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Al-Shabab on the Ropes?

Al-Shabab on the Ropes?
27th January 2012 ICSR Team
In FREErad!cals

OOne indication of the changed security situation in Mogadishu is the re-opening of the UN Political Office in this war-ravaged city after an absence of 17 years. Other embassies have followed suit reflecting greater confidence in the security situation. African Union forces in the form of AMISOM together with Somalia Transitional Federal Government (TFG) troops forced al-Shabab fighters from the capital in August 2011. Feeling more confident now that troops from Djibouti have joined the AMISOM mission which now numbers 12,000 another major offensive together with TFG forces was launched in January 2012. The results of this saw AMISOM and TFG forces taking control of Mogadishu University as well as Barakat cemetery and allowing these forces for the first time in years to be in a position to defend greater Mogadishu as opposed to just the city limits of the capital.

Meanwhile, Ethiopian forces captured Beledwyne, 30 kilometres from the Ethiopian border. The town is quite strategic in that it is the main artery linking the north and south of the country. From Beledweyen, Ethiiopian forces rapidly advanced to the central regions of Hiran and Galgadud displacing al-Shabab fighters there. Ethiopian troops have continued their rapid advance southwards into the heart of al-Shabab territory by forging an alliance with clan militias in the Shabelle River Valley.

In the south, al-Shabab fighters are also attempting to repulse a formidable force of Kenyan combat troops and local clan militias backed up by fighter jets and heavy armour. The Kenyans have been making significant territorial gains in Gedo and Juba. All this is compelling al-Shabab to fight on multiple fronts at a time when the movement is wracked by internal rivalry between Mukhtar Ali Robow and Sheikh Hassan Dahir Aweys on the one side and Ahmed Abdi Godane on the other. In addition, al-Shabab has also been losing some of its most important military commanders, such as Fazul Abdul Mohammed who was killed at a government roadblock in Mogadishu. Mohammed was al-Qaeda’s military operations chief in East Africa and a key Godane ally. With the loss of his key military planner, Godane’s rivals within al-Shabab might well think that now is an opportune moment to strike at Godane himself. At the same time, American drones continue to take out key military skilled foreign jihadis among the group. This month Lebanese national Bilaal Al-Barjawi, also known as Abu Hafsa, was killed in such a drone attack.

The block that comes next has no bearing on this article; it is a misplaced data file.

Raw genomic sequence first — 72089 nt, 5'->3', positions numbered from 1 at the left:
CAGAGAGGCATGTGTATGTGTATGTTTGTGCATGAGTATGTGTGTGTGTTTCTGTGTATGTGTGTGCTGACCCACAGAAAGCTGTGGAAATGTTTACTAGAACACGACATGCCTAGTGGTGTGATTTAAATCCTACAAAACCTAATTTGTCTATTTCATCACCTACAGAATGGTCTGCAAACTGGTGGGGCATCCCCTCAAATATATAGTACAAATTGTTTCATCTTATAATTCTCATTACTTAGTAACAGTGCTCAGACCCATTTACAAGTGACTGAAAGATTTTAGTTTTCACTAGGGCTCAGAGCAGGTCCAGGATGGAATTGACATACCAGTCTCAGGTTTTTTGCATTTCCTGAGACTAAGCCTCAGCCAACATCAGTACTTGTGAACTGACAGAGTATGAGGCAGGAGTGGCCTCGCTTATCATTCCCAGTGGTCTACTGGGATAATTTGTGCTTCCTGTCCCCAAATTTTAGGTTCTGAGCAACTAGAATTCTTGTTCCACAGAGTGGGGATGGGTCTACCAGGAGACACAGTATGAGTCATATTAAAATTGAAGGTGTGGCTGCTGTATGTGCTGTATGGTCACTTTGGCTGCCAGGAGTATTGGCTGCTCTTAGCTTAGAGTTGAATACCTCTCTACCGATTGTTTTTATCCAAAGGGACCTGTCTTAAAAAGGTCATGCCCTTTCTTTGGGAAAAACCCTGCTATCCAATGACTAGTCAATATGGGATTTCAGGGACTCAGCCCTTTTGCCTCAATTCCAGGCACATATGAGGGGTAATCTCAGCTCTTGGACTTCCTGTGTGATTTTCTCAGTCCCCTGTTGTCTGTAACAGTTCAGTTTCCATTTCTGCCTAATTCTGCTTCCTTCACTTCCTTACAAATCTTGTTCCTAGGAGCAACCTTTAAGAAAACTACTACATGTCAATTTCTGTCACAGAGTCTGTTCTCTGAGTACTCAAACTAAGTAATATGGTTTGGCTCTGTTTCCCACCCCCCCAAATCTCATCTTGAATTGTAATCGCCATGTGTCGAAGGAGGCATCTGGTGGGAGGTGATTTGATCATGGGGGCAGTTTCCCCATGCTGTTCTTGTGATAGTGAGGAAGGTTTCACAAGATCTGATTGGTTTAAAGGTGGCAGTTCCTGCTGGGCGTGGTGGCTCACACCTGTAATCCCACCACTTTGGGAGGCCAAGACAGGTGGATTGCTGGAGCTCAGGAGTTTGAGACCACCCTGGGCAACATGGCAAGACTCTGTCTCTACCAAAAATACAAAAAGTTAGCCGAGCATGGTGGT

Whilst definitely, on the ropes, it is much too early to dismiss al-Shabab as a spent force. The movement has a history of rebounding following previous military defeats. For instance, al-Shabab has shifted back to guerrilla tactics and far from confronting foreign forces is once again using suicide truck bombs, like that used against the Ethiopian military base in Beledweyne which killed 10 Ethiopian soldiers. Moreover, there is an average of eight improvised explosive devices discovered or detonated every day in the capital.

Whilst doing well on the military front, AMISOM (together with the UN) needs to have a clear political strategy. Areas liberated from al-Shabab control are little more than tiny fiefdoms at the whim of the local militia commander. According to the UN, there are already between 14 and 20 “min-states” in the country. If the international community is serious about sustainable peace in this blighted country they need to give urgent attention to the overarching political strategy and not just focus on the military defeat of al-Shabab, important as this is as a short term goal.


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